Your pocket is about to have a bit more room in it. As of Friday, the government will finally take its hand out — of course, not before taking nearly half your income.
Friday marks Tax Freedom Day, the day you stop working for the government and start working for yourself.
Now, I’m not just talking about income tax and neither are the folks at the Fraser Institute, who calculated the total tax paid and how long it takes the average family to pay their tax bill.
They add together all the taxes Canadians pay from payroll taxes like EI, sales taxes, property taxes, liquor and tobacco taxes, even auto taxes.
According to the study, the average Canadian family will earn $117,731 in income in 2019 and from that pay an estimated $52,675 in taxes. That means the average family is paying 44.7% of their income to various levels of government.
“If Canadians paid all their taxes up front, they would work the first 164 days of this year before bringing any money home to their families,” said Finn Poschmann, one of authors of the study.
That is shocking, and it is also wrong.
Oliver Wendell Holmes, an American Supreme Court justice from the early 20th century, is often cited by those that support the idea of making sure we all pay our fair share.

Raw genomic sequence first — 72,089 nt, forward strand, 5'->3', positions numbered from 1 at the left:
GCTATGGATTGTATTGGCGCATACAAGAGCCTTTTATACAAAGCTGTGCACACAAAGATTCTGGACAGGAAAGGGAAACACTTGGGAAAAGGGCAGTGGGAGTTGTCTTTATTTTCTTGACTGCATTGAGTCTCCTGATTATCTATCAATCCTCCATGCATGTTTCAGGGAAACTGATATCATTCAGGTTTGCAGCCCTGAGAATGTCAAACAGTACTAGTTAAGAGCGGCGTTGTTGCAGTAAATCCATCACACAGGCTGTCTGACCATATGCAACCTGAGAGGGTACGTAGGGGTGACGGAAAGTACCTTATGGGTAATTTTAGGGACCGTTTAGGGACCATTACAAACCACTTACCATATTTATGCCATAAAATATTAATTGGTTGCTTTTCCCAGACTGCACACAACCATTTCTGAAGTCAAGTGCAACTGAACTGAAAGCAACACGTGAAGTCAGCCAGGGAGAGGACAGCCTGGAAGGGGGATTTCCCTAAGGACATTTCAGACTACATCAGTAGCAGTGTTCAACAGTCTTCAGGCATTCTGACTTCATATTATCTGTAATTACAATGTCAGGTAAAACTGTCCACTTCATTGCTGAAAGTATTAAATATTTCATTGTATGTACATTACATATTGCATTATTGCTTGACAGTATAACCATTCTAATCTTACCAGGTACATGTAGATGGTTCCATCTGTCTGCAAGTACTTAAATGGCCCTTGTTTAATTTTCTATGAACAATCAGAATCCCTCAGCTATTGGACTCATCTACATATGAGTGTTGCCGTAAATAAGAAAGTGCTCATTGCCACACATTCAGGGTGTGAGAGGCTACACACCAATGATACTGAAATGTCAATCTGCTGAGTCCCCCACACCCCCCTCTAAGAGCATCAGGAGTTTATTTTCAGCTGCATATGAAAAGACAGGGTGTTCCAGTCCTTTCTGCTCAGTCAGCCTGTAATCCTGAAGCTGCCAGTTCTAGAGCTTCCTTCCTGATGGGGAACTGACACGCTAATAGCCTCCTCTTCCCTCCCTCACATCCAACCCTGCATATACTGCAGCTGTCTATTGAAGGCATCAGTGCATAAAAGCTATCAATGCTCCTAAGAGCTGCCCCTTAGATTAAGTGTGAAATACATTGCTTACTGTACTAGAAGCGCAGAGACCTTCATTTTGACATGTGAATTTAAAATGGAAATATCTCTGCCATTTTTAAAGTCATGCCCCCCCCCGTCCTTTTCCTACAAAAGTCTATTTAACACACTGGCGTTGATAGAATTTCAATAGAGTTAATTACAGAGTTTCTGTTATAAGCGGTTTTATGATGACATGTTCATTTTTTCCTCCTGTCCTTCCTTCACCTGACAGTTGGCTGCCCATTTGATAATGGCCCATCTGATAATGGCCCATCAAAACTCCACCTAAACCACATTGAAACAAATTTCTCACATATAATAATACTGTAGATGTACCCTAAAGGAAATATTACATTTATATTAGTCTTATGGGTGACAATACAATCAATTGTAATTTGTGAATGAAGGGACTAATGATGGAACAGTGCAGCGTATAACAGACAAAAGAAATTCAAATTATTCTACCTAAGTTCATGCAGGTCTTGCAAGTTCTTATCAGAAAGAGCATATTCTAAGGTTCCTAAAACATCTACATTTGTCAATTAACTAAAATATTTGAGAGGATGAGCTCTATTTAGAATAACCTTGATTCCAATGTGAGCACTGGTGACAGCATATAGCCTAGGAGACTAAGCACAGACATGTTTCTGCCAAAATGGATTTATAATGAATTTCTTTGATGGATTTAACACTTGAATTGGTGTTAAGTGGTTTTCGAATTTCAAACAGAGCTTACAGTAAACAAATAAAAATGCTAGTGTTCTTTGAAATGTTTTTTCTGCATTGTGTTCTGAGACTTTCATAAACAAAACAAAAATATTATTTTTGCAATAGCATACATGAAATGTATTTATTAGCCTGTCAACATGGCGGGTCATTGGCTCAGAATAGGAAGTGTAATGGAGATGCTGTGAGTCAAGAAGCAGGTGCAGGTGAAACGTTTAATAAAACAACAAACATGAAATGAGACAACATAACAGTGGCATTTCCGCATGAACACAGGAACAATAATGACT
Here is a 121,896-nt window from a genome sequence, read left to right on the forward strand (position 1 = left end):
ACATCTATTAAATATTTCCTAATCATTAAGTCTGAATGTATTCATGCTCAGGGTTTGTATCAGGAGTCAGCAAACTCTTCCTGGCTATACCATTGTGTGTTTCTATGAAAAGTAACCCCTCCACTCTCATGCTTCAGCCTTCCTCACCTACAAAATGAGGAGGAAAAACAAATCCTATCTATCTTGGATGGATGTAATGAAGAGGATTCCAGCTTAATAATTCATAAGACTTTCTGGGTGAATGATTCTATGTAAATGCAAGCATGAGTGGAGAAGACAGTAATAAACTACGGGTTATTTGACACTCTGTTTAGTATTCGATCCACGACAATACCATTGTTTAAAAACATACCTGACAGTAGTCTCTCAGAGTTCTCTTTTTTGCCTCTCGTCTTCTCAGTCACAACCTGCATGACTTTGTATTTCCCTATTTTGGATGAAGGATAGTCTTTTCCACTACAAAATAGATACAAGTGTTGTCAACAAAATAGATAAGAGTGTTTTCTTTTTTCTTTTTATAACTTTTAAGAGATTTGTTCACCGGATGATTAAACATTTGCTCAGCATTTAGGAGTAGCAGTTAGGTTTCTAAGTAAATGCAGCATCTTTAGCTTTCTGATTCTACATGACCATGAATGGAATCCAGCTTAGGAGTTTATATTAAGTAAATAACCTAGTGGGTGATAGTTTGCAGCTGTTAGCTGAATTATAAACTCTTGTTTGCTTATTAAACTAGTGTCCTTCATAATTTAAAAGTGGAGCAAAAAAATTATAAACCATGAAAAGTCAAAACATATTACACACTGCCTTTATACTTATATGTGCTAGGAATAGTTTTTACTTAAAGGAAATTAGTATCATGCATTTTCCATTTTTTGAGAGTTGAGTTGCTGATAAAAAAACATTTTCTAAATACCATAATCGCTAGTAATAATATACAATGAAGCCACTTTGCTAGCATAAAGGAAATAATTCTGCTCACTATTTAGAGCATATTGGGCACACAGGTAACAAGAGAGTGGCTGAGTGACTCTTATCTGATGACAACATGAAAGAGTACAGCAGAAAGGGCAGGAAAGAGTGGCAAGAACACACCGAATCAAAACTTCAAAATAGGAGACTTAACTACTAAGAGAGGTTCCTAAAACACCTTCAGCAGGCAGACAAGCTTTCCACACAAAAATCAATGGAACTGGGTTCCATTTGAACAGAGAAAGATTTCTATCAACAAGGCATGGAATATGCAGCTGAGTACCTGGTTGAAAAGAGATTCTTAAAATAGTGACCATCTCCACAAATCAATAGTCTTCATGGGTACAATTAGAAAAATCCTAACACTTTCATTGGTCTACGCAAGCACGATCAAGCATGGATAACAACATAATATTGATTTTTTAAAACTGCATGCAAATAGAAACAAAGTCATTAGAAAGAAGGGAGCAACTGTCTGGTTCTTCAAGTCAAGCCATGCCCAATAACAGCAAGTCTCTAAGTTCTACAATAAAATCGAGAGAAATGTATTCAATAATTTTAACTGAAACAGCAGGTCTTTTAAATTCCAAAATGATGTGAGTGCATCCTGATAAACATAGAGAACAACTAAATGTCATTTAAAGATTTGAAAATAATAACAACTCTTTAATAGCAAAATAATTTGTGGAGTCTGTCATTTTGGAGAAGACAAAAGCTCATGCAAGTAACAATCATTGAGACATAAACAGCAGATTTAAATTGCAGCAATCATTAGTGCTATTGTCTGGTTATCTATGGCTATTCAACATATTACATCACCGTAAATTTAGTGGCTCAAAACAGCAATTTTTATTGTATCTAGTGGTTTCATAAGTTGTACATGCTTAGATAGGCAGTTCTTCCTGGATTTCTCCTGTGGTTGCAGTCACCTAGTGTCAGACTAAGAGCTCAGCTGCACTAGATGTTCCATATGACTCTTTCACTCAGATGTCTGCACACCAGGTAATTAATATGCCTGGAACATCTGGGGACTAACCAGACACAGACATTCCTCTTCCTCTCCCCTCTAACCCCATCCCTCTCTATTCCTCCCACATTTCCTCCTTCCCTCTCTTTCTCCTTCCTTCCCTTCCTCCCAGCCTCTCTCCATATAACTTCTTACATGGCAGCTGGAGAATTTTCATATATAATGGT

“Taxes are what we pay for civilized society,” Holmes wrote in the dissenting opinion of a 1927 court decision.
That is entirely accurate. Taxes pay for civilization and we should all pay our fair share — but when did almost half of your income being taken by government become fair?
The earliest year that the Fraser Institute has calculated Tax Freedom Day was 1961. Back in the days of Diefenbaker, the average Canadian family paid all their taxes by May 3.
Wouldn’t it be nice to go back to that?
Now some will say those were the days before universal health care. Fair enough — that comes with a cost. But surely we could work less for government without sacrificing core services.
As recently as 2005, Tax Freedom Day didn’t arrive on the national stage until June 25. Thanks in large part to tax changes from the Harper Conservatives, that date was pushed up to June 10 by 2010 before starting to creep back up in 2015.
Critics of the annual study claim it is an imperfect tool from an organization that wants lower taxes. Fair enough. No study is perfect, but it does give us a glimpse of what the totality of government costs us all.
“Tax Freedom Day helps put the total tax burden in perspective, and helps Canadians understand just how much of their money they pay in taxes every year,” Poschmann said.
And with that information, we can decide if we are getting value for our money.
My answer would be no.
Don’t expect Tax Freedom Day to arrive any sooner if the current government in Ottawa has its way. The Trudeau Liberals have already increased a number of taxes, including an annual increase on items like beer and wine, on top of payroll tax increases and the carbon tax, which will only go up.
In the last election, Justin Trudeau continually said we need to make sure people, especially the wealthy are paying their fair share. He continues to make that claim.
If almost half your income isn’t fair, what is?